89th ATKS brings the future faster with DMO accreditation

In 2005, the U.S. Air Force harnessed the power of technology to allow groups of Airmen across the world to train together on virtual battlefields; all without leaving their unit. Now, with the recent accreditation of the 89th Attack Squadron at Ellsworth Air Force Base, S.D., Remotely Piloted Aircraft Airmen will be able to harness that power as well.

Distributed Mission Operations allows participants from U.S. Armed Forces and allies to train together in highly complex campaigns, using a mix of local, distant and virtual participants. Although DMO is not new to many units across the military or the Air Force, it is for the Remotely Piloted Aircraft enterprise.

“DMO is a very new capability for the MQ-9 enterprise,” said Col. Timothy Monroe, 25th Attack Group commander. “We first installed a [network] with one of the squadrons in early 2018, and we’ve been working aggressively to connect our combat units to the DMO network ever since.”

With the groundwork for other RPA units laid by the recent DMO network accreditation of the 89th Attack Squadron, on Sept. 14, 2020, the Air Force will be able to accelerate change in the program and bring the future faster to the platform.

“One of the challenges the MQ-9 enterprise has dealt with since its inception in 2003, is the overwhelming majority of our tactical resources have been committed to combat,” Monroe said. “For the first time in the history of the MQ-9 enterprise, we have a synthetic training aid that allows us to connect with platforms and different services anywhere around the world at any point in time to train together.”

According to Monroe, the DMO network will help MQ-9 units fight more effectively with joint and allied forces and is essential to the reconstitution of the MQ-9 enterprise going forward. The accreditation also fulfills command priorities by developing a future ready force by modernizing in three foundational areas: multi-domain operations, agile resilient communications, and battle management.

“A major effort for the Department of the Air Force right now is rethinking force generation and force presentation concepts for all of our weapons systems,” Monroe said. “The DMO conductivity supports our force generation by providing us the opportunity in reconstitution to build readiness in our current and our future mission set in a variety of areas of operation around the world.”

Not only does DMO afford the ability to train anywhere at any time, it allows units the flexibility to participate in small, medium and large scale virtual exercises without the cost and mission impact of sending aircrews and intelligence professionals for weeks. DMO provides the ideal training environment to aircrews and intelligence professionals by providing customizable and complex training environments.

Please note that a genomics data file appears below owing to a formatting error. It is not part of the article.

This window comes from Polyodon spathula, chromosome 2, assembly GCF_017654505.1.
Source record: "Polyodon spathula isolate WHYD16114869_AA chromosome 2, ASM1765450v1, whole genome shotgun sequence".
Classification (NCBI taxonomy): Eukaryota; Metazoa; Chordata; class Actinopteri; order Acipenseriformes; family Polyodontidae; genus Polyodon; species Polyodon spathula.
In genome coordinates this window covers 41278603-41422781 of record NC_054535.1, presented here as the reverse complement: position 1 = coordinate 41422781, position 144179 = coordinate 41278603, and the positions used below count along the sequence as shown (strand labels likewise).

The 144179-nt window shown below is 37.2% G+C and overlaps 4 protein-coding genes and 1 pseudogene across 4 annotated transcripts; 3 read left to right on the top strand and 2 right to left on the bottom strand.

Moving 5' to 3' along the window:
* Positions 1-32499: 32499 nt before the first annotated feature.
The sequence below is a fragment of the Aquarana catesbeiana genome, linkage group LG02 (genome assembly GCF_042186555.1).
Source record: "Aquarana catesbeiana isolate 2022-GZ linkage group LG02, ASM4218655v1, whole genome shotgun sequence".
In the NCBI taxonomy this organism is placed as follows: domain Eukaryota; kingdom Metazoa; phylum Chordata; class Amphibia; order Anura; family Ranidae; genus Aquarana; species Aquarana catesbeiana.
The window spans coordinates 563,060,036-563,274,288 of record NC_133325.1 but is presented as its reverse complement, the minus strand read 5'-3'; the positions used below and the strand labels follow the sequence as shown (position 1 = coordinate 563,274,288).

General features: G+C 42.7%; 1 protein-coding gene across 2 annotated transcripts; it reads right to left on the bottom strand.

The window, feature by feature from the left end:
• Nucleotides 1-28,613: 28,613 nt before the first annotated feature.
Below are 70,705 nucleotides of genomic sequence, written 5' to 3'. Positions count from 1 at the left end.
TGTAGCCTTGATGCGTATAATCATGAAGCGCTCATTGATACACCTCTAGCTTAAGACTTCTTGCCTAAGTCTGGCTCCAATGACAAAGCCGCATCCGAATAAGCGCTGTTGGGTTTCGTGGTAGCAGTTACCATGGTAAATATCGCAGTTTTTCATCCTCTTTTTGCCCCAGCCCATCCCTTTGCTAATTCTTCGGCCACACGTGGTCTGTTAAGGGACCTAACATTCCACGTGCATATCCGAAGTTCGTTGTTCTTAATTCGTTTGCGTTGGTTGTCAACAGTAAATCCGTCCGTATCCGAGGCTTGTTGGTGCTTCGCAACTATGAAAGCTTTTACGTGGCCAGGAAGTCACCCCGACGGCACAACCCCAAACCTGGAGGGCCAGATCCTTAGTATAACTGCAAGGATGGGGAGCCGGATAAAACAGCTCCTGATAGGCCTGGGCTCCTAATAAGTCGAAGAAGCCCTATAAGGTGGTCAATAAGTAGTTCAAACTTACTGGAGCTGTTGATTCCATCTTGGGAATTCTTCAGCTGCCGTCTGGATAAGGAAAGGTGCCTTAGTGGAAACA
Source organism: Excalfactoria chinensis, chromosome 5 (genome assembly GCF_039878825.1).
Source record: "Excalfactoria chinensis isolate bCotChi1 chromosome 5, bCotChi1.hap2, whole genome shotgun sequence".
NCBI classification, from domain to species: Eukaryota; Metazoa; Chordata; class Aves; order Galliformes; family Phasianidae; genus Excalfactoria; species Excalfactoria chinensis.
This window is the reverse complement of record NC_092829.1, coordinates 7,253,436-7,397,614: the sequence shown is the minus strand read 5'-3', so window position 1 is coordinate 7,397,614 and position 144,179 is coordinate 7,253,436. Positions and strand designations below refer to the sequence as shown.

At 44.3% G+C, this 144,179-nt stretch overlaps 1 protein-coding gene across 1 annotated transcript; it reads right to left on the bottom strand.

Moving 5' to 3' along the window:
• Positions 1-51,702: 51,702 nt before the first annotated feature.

Participants from Exercise Coalition VIRTUAL FLAG 19-4 utilize the Distributed Mission Operations network to take part in the two-week exercise at Kirtland Air Force Base, N.M., Sept. 10, 2019. DMO allows participants from U.S. Armed Forces and allies across the globe to train together in highly complex campaigns, using a mix of local, distant and virtual participants in real time. (
Air Force photograph by Staff Sgt. Kimberly Nagle)

“[DMO] allows us to stay ahead of the adversary,” Monroe said. “We can anticipate the environment and plan for very specific or general scenarios to give our crews and partners the most advanced and most complex training experiences outside of the real-world mission execution.”

Although the 89th ATKS is currently the only RPA unit capable of utilizing DMO in-house, it will not remain so for long. Squadrons across the 25th ATKG at Shaw AFB, South Carolina are scheduled to receive their DMO accreditation in 2021.

“This DMO accreditation is specific to the 89th ATKS at Ellsworth AFB, but what this does is pave the road for other units in the 25th ATKG to come online,” said Maj. Philip, 89th ATKS simulator training chief. “The simulators approved at Ellsworth will create a blueprint for other units to follow and gain accreditation.”

According to Philip, the accreditation process for DMO takes approximately three months and the 89th ATKS began the process in January. However, due to COVID-19 and quarantine procedures, the training and network testing were initially postponed until conditions became better.

“Completing DMO network testing during the COVID-19 pandemic proved to be extremely challenging,” Philip said. “It was only made possible by the hard work and flexibility from members of the 89th ATKS, civilian contractors, the Distributed Training Center and participating fighter, bomber and joint terminal attack controller units.” 

The recent accreditation came at an opportune time for the 89th ATKS, as they prepare to participate in Virtual Flag — an upcoming joint exercise that serves as a training as you fight exercise by integrating the full spectrum of air, land, surface, space, and cyber warfighters in a virtual battlespace in joint and coalition environments.

Philip said that Exercise Virtual Flag is an optimal solution to the precautions that continue to place limitations on travel and training both internationally and at home. Not only does Virtual Flag allow warfighters to get the same experience they would get out of a real flying exercise without using costly fuel and deployment time, but also keeps troops safe by limiting their exposure to COVID-19.
 
 
 

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